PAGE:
The Story of Joan Pratt
By Eliza McGraw

The Outrider by Eliza McGraw

When the March article about Early Women Jockeys was posted here, Wendy Russell contacted us. Her mother, Joan Pratt Russell, was a jockey in the 1940s and 50s. Russell, who works with horses, too, had some stories to tell about an amazing life. Below is what she told us, with some additions from newspaper articles.

joan-survall“Joan was born in Boise in 1926,” says Russell. “Her father was an editor for the Idaho Statesman, and he died when Joan was 4 or 5 years old. She seemed to know from the beginning what she wanted to do. When about 13, she borrowed a farmer’s tractor and made a quarter-mile track, and got a pony from the killers. I would assume, in the ’30s, a Boise slaughterhouse would be the place to get a nearly free horse. She sent away for a ‘horse breaking kit’ and was off and running. She would attempt (and did) to bring the pony in the house when it rained. She didn’t have any horsey or racing influences, as far as I know.

joan-jumping“She was an incredible rider; I have pictures of her jumping decent sized fences, bareback with perfect form. After her father died, her mother moved her and her sister to Los Angeles, where they finished school. Joan wanted to be a vet, so she began galloping horses at the track to pay for school. She went to pre-vet at Washington State at Pullman, in 1946 and I think 1945.

“When she broke her collarbone badly, she had to stop school. She then picked up a few old runners, a trailer and a truck, and began racing in the bushes [unlicensed racetracks],” says Russell.

truck-joan“I decided to enter races in the ‘bushes’ as a means for paying for my education,” Pratt told a reporter in 1952. “Every week end, as soon as my Friday class was finished, I’d pack the horses in a trailer and rush to the races at Santa Ana, Corona, over in Arizona or wherever they were running. I didn’t compete in recognized thoroughbred races but in quarter horse races, match races and the fair circuit from Bakersfield to Sacramento.”

“The fellows got used to me after a while, and gave me a pretty good schooling,” she said. She won more races than she lost. “So, I always figured I worked my way through college on horseback.”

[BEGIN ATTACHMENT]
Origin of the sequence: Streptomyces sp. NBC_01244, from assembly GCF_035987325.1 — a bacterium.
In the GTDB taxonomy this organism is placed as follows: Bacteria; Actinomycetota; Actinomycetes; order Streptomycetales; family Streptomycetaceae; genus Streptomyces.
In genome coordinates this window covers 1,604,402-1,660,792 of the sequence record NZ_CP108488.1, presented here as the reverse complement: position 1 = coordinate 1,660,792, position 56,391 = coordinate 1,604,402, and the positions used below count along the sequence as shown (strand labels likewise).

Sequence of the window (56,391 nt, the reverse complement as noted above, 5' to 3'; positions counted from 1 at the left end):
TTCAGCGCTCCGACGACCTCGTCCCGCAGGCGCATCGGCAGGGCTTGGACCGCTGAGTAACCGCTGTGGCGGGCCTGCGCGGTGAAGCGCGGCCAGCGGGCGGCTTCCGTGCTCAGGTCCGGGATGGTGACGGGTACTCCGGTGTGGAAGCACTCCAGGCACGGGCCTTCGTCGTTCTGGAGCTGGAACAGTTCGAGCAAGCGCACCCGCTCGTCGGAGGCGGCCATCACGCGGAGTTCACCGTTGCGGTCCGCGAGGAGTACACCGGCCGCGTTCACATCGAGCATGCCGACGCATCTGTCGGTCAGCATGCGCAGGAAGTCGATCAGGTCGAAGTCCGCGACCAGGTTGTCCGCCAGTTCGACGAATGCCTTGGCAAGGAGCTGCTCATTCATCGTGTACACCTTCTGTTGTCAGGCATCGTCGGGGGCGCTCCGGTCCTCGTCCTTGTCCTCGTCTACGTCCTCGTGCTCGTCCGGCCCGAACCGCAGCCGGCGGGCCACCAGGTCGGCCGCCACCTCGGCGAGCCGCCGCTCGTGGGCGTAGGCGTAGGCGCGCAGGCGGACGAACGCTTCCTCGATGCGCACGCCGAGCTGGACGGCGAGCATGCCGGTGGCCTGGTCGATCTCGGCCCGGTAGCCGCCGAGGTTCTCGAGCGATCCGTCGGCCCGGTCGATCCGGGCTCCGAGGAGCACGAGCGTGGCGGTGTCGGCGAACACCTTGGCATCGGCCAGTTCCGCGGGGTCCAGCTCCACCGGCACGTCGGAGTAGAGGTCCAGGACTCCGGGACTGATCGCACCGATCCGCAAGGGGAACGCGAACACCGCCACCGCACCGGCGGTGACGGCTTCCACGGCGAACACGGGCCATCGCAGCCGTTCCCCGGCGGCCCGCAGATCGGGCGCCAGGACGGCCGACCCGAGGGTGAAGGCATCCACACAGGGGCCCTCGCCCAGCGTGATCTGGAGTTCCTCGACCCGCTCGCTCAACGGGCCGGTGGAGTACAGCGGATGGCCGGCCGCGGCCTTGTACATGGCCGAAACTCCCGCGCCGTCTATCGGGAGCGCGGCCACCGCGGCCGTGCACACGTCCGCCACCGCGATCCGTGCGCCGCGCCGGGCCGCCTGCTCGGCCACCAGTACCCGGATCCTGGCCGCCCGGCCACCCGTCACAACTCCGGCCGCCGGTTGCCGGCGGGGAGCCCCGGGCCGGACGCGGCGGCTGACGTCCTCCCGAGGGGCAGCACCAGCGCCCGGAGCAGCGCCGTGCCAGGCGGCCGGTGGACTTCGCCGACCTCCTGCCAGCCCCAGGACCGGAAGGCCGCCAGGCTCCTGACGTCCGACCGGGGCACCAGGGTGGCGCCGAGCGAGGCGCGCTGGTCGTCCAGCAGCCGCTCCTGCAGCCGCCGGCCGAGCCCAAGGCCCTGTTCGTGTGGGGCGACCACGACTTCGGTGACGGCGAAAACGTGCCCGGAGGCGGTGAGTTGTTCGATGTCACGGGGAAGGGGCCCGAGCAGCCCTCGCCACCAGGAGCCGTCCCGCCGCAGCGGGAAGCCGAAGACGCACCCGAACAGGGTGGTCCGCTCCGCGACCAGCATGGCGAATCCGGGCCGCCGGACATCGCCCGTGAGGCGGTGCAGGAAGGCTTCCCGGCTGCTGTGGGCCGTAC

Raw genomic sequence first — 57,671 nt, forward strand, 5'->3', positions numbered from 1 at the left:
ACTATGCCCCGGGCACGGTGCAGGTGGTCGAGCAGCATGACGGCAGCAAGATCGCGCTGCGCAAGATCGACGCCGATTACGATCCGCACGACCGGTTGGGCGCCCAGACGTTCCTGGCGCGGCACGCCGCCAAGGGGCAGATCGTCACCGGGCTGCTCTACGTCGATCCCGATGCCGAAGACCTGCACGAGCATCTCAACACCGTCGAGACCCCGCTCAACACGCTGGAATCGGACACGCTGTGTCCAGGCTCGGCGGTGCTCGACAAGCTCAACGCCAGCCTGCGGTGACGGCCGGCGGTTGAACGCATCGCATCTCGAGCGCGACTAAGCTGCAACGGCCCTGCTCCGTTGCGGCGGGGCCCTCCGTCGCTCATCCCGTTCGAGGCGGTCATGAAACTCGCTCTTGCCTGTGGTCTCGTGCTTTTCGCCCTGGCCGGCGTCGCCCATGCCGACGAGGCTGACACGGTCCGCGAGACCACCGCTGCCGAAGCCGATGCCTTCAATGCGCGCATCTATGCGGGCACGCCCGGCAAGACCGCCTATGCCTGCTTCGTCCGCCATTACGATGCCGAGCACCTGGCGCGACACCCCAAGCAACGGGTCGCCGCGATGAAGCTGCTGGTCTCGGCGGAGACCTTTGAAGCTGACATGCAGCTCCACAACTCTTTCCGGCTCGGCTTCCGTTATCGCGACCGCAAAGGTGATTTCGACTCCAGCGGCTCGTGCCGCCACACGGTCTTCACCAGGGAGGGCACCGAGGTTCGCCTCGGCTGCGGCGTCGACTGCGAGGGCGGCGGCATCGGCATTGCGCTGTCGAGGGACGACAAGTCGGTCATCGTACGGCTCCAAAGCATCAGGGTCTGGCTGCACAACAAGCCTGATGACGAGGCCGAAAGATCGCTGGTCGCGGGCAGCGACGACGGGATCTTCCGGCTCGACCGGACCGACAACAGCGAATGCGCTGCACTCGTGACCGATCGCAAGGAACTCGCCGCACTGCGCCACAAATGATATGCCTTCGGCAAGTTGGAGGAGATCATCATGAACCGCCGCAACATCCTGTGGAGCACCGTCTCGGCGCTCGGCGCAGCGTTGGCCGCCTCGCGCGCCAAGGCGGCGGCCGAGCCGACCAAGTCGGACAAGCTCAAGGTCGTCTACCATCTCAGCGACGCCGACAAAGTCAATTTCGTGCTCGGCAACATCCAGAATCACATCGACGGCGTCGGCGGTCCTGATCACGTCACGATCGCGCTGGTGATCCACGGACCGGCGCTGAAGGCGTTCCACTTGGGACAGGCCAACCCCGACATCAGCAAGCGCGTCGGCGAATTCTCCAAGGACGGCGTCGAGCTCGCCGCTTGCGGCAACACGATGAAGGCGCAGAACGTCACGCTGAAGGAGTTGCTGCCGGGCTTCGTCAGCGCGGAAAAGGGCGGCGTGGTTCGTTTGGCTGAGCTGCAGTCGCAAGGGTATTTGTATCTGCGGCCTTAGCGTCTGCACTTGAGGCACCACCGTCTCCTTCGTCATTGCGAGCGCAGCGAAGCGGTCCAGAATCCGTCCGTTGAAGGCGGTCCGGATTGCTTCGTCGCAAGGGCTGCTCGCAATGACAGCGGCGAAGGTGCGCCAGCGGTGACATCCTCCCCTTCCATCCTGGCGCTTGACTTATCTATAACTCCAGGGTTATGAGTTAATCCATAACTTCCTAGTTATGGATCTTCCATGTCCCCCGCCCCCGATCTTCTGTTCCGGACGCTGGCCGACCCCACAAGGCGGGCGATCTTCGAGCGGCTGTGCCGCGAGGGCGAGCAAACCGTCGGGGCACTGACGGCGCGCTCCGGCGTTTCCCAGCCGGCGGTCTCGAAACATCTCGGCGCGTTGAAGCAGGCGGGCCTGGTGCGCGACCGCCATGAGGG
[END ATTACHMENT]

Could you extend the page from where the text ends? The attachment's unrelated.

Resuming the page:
In the late 1940s, Russell says, Pratt “got hooked up with the Hollywood bunch because her brother-in-law was Paul Fix, the actor who was a judge in [the movie] To Kill A Mockingbird, and the sheriff on the [television series] Rifleman.”

In 1949, at the Agua Caliente racetrack in Tijuana, Pratt rode in a Powder Puff Derby, which was a race solely for female jockeys. She won aboard a horse named Gyration. Next, she rode in the Girls’ Jockey Championship, as a substitute for jockey Wantha Davis. It was a challenge race against Joyce Goldschmidt, a jockey from Maryland, over 6 furlongs. Each horse carried 130 pounds. In 1950, Pratt won another Powder Puff aboard Razzum. “Lashing her mount with every stride the 5-year-old mare took, Joan overtook the early-pace setter,” wrote a Los Angeles Times reporter.

Aqua Caliente Powder Puff Derby:
Mompp caliente
mom winning at caliente

In 1952, a profile of Pratt called “From Baby Sitter To Horses” appeared in newspapers. It said she was “the first coed who ever ‘worked her way through college’—on horseback!'” “My boy friends look incredulous when I tell them to take me home early because I have a date with a horse at 5 a.m., but I wouldn’t change this life for anything, even though the hours are worse than a longshoreman’s,” Pratt told the reporter.